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Head of Microsoft Windows is out

November 13, 2012|By Adolfo Flores
  • Steven Sinofsky, president of Microsoft's Windows venture, is leaving the company. He is seen here showing Microsoft's tablet, Surface, in October.
Steven Sinofsky, president of Microsoft's Windows venture, is leaving… (EPA )

Just weeks after Microsoft Corp. launched its major overhaul of Windows, the company disclosed late Monday that the president of its Windows and Windows Live operations is leaving the company.

The departure of Steven Sinofsky, who oversaw the launch of Windows 8 and the Surface tablet, was effective immediately, the Redmond, Wash., company said.

Sinofsky, who could not be reached for comment, was replaced by Julie Larson-Green, who has been with the company since 1993 and oversaw program management, user interface design and research for Windows 7 and 8. She will lead all Windows software and hardware engineering.

“It is impossible to count the blessings I have received over my years at Microsoft,” Sinofsky said in a statement. “I am humbled by the professionalism and generosity of everyone I have had the good fortune to work with at this awesome company.”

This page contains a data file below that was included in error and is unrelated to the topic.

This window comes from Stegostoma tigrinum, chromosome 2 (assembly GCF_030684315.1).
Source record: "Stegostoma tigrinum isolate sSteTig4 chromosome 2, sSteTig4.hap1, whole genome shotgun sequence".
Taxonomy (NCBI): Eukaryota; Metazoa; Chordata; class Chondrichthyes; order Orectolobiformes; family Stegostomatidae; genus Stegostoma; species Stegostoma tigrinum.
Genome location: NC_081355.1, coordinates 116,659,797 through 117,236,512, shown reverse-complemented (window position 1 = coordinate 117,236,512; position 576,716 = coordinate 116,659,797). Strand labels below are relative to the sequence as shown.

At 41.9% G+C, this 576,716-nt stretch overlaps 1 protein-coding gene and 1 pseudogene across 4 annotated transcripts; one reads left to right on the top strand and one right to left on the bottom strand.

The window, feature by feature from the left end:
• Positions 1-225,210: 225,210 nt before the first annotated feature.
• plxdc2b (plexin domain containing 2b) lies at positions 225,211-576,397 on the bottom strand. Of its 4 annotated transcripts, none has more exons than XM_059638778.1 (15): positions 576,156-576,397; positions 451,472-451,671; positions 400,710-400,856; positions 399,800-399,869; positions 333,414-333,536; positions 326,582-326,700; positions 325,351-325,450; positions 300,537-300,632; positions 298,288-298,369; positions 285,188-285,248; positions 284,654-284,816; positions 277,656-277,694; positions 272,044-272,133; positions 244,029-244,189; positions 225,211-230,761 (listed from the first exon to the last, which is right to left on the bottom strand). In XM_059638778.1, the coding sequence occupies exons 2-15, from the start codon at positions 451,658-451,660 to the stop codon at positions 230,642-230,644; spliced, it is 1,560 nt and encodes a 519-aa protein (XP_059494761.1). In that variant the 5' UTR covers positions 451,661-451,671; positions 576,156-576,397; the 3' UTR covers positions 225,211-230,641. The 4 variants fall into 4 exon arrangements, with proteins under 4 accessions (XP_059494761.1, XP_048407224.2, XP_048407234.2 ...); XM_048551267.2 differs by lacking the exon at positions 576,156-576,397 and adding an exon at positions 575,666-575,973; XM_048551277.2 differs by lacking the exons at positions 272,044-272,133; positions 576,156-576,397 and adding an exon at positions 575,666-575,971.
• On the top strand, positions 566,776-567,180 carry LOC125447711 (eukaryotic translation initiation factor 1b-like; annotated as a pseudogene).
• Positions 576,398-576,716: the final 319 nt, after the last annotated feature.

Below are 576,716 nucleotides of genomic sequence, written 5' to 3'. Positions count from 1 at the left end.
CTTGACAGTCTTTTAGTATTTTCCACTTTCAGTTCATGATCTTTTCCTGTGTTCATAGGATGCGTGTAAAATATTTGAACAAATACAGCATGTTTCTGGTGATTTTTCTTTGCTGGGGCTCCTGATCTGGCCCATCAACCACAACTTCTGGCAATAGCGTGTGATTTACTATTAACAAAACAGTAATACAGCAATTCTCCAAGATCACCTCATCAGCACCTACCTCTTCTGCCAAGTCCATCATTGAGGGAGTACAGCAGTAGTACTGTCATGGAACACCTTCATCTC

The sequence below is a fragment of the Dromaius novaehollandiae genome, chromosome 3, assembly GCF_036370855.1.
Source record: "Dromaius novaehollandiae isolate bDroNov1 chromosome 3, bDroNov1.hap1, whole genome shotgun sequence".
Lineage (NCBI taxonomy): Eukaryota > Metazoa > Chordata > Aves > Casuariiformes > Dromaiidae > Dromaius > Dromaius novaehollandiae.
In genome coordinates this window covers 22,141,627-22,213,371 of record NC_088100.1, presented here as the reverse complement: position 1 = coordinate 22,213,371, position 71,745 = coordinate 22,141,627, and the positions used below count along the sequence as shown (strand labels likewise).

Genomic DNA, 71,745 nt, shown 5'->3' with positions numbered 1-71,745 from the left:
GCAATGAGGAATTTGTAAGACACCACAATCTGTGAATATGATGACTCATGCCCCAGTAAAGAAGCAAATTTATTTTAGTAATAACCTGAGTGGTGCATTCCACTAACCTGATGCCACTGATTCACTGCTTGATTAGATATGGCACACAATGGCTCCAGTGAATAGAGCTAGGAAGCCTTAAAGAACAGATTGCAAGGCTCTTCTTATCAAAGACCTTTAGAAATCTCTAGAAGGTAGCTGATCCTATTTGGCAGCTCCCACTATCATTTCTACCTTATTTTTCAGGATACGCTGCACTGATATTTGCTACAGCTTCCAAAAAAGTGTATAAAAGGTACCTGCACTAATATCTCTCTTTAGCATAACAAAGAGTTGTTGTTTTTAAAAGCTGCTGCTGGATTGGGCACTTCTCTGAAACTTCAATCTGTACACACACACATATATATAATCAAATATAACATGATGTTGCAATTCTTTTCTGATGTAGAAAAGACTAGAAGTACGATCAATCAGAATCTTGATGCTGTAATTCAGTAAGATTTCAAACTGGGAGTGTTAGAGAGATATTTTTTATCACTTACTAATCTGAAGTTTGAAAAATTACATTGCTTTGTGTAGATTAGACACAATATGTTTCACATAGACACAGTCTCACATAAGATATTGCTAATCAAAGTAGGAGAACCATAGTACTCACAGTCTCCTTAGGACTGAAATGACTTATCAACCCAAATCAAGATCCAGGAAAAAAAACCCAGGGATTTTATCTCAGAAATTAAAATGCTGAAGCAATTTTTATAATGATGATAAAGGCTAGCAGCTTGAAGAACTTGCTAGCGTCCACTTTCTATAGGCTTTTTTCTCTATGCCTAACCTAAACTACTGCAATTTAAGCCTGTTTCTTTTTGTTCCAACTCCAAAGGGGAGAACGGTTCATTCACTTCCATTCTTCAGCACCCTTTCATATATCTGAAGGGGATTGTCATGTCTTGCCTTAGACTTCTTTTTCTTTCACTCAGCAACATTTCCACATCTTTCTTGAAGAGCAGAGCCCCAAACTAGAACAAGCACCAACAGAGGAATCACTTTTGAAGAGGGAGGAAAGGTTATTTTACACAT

Sinofsky, who joined the company in 1994 as director of program management, tweeted “Thank you. Reading all of these and #humbled and #blessed,” after the announcement of his departure.

Microsoft did not provide any reason for Sinofsky’s sudden resignation, and no spokesperson could be reached for comment. AllThingsD, a technology news and analysis website, reported that the move was a result of growing tension between Sinofsky and other top executives.

Less than a month ago, Sinofsky oversaw the launch of Windows 8, which was touted as the most drastic overhaul of its computer operating system in nearly two decades. He also oversaw the release of Surface, Microsoft’s first tablet, late last month.

Tami Reller, Microsoft’s chief financial officer and chief marketing officer, also will assume responsibility for the business of Windows. Larson-Green and Reller will report to Microsoft Chief Executive Steve Ballmer.

“I am grateful for the many years of work that Steven has contributed to the company,” Ballmer said in a statement.

adolfo.flores@latimes.com

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